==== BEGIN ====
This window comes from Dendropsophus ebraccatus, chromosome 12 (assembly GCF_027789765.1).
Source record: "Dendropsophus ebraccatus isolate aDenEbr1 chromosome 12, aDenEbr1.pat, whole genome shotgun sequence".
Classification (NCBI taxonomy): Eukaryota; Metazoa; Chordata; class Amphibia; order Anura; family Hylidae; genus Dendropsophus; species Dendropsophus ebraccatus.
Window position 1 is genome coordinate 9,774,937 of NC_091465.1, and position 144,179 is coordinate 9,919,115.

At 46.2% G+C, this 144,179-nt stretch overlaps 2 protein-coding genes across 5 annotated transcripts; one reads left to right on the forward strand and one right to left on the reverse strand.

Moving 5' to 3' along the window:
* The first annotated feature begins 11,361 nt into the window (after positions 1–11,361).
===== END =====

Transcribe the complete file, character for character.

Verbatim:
This window comes from Dendropsophus ebraccatus, chromosome 12 (assembly GCF_027789765.1).
Source record: "Dendropsophus ebraccatus isolate aDenEbr1 chromosome 12, aDenEbr1.pat, whole genome shotgun sequence".
Classification (NCBI taxonomy): Eukaryota; Metazoa; Chordata; class Amphibia; order Anura; family Hylidae; genus Dendropsophus; species Dendropsophus ebraccatus.
Window position 1 is genome coordinate 9,774,937 of NC_091465.1, and position 144,179 is coordinate 9,919,115.

At 46.2% G+C, this 144,179-nt stretch overlaps 2 protein-coding genes across 5 annotated transcripts; one reads left to right on the forward strand and one right to left on the reverse strand.

Moving 5' to 3' along the window:
* The first annotated feature begins 11,361 nt into the window (after positions 1–11,361).